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HHP 240 Science of Nutrition (3 Credits)

Prerequisites: CH 104 or 105 or 106 or CH 221 or 222 or 223.

Will introduce nutrition to exercise science, nutrition, dietetics, food science, and health science majors who have taken general chemistry. Concepts of nutrient metabolism and utilization, nutrient deficiencies and toxicities and their relationship to disease prevention and treatment. Meets requirements for COCC AS in EXSS and BS in EXSS at OSU-Cascades.

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HHP 242 Stress Management (3 Credits)

Recommended preparation: WR 065 or WR 121 or minimum placement Wr/Comm Level 9.

Helps students develop a comprehensive approach to the management of stress. Examines the historical, emotional, intellectual, spiritual, psychological and physiological foundations of the stress concept. This broad understanding of stress will be the basis for the study of the role that stress plays in health and disease. Students will experiment with a wide variety of stress management and relaxation techniques.

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HHP 248 Health Psychology (4 Credits)

Recommended preparation: WR 65 or higher.

Health is defined as "a state of complete physical, mental, and social wellbeing, and not merely the absence of disease" (World Health Organization, 1948). With that definition in mind, this course examines how biological, psychological, social, and environmental factors affect physical health and wellbeing. Specific topics include historical and cultural perspectives of health, the psychology and physiology of stress, health behavior modification with emphases on primary prevention and health promotion, socioeconomic and healthcare inequalities, and an exploration of biopsychosocial factors related to chronic diseases like obesity, heart disease, and HIV AIDS. This course is one of the four pre-Public Health core courses offered.

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HHP 252 First Aid & AHA Basic Life Support Provider CPR (3 Credits)

Recommended preparation: WR 065 or WR 121 or minimum placement Wr/Comm Level 9.

First Aid & CPR instruction. First aid includes: immediate and temporary care for a wide variety of injuries, illnesses, conditions. CPR includes: patients of all ages; ventilation with a face shield, pocket mask and a bag-mask device; use of an automated external defibrillator (AED); relief of choking; both one- and two-person CPR; and compression-only CPR. Practical exam includes individual hands-on testing; successful completion of course results in National Safety Council Standard First Aid - card valid for three years and American Heart Association (AHA) Basic Life Support (BLS) for Provider Adult & Pediatric CPR - card valid for two years.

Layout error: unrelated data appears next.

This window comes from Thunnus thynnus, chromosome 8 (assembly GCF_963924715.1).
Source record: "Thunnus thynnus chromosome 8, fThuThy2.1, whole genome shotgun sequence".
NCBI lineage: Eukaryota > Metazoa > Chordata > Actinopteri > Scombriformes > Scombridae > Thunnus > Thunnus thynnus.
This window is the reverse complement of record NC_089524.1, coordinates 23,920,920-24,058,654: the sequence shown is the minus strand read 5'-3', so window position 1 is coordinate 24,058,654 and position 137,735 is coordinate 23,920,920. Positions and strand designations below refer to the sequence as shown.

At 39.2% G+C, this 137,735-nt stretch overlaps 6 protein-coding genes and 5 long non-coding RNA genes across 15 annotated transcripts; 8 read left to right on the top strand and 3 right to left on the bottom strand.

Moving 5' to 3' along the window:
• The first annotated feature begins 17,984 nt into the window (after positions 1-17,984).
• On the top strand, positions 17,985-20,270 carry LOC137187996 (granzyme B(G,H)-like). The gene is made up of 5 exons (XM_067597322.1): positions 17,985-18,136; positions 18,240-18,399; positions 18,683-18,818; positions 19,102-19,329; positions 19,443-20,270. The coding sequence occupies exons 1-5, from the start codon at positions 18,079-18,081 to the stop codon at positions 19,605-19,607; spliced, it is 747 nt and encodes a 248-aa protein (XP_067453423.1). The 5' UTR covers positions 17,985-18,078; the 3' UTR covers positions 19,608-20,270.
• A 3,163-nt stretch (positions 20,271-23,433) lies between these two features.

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HHP 252A Fitness/First Aid (3 Credits)

Recommended preparation: WR 065 and MTH 015.

Introduces both first aid and wellness topics, such as immediate and temporary care for injury and illness, control of bleeding, care for poisoning, splinting, bandaging and transportation, as well as fitness, nutrition and stress management. Students earn first aid and CPR cards in both adult and infant from the National Safety Council upon completion of course.

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HHP 258 Holistic Wellness (4 Credits)

Recommended preparation: WR 65 or higher.

Looks beyond health risk factors to broader wellness dimensions (i.e. mental, emotional, spiritual, environmental, cultural & financial). Conventional & alternative paradigms of chronic disease causes plus modalities for healing will be explored through the role of our minds, environment, relationships, spirituality, & social support.

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HHP 266 Nutrition for Health (3 Credits)

Recommended preparation: MTH 20 or higher.

Introduces the basics of nutrition for a physically active, healthy lifestyle. The course emphasizes nutrient function, energy production, weight management, body composition, psychosocial health, global impact of nutrition, prevention of nutrition related diseases, food guide pyramid, ergogenic aids fad diets, dieting and nutritional research. Course also includes a computerized nutritional assessment.

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HHP 268 Sustainable Food and Nutrition (4 Credits)

Recommended preparation: WR 065 or higher or minimum placement Wr/Comm Level 7.